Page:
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Jason Holliston
 
Monday, November 10, 2003  
Afghanistan Revisited

You don't hear much about Afghanistan in the news anymore; just a snippet about this or that. Most of the attention is currently on Iraq, and probably rightfully so. Still, what happens in Afghanistan, successes and failures, will influence our efforts to bring democracy to the Middle East and other troubled areas around the world. It still bears vigilance.

Last week, it was announced that the leaders in Afghanistan finally have a public draft ready of their brand new constitution. It has been heralded by President Karzai and President Bush as a consitution protecting the rights of all people and while recognizing their Islamic heritage. What that all means in practice is a whole other matter, and one that will only be proven by implementation over the long run. What makes the West's model great isn't so much democracy by itself -- even though that's an incredibly important part of it. It's that the model is a liberal democracy, with basic God-given human rights built into the system, protection of the minority from the majority, and a basic separation of church and state.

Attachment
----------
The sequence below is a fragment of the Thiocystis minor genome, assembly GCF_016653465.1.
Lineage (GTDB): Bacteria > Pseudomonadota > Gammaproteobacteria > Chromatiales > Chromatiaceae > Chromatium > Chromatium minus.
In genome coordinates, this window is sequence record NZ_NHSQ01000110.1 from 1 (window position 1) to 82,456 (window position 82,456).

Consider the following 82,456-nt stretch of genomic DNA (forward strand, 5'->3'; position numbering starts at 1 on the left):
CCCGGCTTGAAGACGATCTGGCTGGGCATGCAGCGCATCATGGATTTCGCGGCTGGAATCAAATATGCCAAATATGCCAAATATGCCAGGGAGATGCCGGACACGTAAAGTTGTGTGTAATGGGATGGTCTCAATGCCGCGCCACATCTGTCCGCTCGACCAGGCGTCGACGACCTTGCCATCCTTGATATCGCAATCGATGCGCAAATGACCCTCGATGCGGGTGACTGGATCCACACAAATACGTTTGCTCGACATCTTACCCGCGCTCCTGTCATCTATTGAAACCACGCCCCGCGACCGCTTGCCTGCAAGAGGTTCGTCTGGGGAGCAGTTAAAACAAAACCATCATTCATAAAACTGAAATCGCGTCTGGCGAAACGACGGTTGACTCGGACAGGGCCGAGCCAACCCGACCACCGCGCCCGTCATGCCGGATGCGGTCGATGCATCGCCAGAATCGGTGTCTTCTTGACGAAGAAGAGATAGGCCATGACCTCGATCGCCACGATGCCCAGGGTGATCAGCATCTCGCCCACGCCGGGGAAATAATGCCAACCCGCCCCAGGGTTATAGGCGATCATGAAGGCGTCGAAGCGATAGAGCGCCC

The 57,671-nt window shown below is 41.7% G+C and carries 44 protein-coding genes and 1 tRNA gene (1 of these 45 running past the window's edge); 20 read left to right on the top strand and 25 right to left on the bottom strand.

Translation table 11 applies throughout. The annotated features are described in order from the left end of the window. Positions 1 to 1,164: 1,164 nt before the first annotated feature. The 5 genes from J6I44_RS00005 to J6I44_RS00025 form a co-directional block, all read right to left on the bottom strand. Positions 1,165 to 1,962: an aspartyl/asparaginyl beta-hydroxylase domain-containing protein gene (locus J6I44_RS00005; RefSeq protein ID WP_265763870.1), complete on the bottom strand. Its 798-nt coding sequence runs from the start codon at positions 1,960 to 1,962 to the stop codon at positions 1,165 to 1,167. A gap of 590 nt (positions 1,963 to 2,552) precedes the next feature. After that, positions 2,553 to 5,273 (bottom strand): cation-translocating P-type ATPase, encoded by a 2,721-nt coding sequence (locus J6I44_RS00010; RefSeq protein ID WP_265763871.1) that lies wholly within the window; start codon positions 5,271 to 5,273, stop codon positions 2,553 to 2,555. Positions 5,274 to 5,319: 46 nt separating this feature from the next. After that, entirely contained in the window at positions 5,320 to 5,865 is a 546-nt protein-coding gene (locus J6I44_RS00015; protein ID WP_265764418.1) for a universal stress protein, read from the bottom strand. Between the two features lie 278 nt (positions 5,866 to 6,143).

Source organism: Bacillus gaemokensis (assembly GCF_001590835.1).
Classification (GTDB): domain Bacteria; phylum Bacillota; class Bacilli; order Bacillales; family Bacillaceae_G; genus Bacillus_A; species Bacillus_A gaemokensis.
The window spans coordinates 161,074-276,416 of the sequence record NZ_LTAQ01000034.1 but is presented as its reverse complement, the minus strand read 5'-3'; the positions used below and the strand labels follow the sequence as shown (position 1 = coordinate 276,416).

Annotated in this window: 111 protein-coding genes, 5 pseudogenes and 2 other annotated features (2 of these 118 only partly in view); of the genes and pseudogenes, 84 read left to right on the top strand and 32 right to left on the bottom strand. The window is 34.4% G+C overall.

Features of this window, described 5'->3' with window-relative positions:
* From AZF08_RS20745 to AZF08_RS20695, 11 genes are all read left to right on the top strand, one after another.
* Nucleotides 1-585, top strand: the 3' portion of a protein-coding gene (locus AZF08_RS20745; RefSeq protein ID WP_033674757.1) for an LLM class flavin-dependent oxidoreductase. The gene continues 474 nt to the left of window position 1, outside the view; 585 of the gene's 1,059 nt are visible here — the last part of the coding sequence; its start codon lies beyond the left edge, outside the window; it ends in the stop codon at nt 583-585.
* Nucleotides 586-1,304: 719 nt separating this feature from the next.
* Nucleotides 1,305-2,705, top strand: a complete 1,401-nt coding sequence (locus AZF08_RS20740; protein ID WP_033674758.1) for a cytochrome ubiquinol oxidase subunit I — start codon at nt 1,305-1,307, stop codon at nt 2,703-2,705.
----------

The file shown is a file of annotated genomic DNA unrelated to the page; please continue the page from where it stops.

The way I see it, besides the basic idea of democracy, Afghanistan faces two tests that will either join it or separate it from the regimes of Iran, Saudi Arabia, and the late Taliban. If they fail these tests, their failure to join the rest of the world will be just a matter of degree, but still of fact. First, they need to give full equal rights to the women of their country. Equal voting rights and protection under the law with their male counterparts are abolute necessities. The fact that in many versions of Islamic law, or Sharia, testimony of a woman is only worth half of a man is a good example of the problem they need to overcome. Secondly, they need to respect all practices of religion equally. This is probably the tougher of the two, but equally as important. No more punishments for Islamic people converting to another religion, no more unfair roadblocks to building churches, and no more stamping of a person's religion on their ID cards.

If they can actually pass both of these tests, I'll be impressed and hopeful. These ideas strike at the very heart of what a liberal democracy represent, and what Islamic theocracies such as in Iran detest. The incident with the Vida Samadzai, a winner at the Miss Earth pageant, shows possible problems. That a woman can wear a bikini oveseas and be brought up on charges rings the next news comment hollow:

"Several articles make clear that women are equal under the law and entitled to education and to serve in parliament..."

But, it's still very early in the process to leap to any judgements. Can a country be a liberal democracy while simultaneously being a "Islamic nation"? I hope so. Make sure to read Paul Marshall's comments on the matter, as well.

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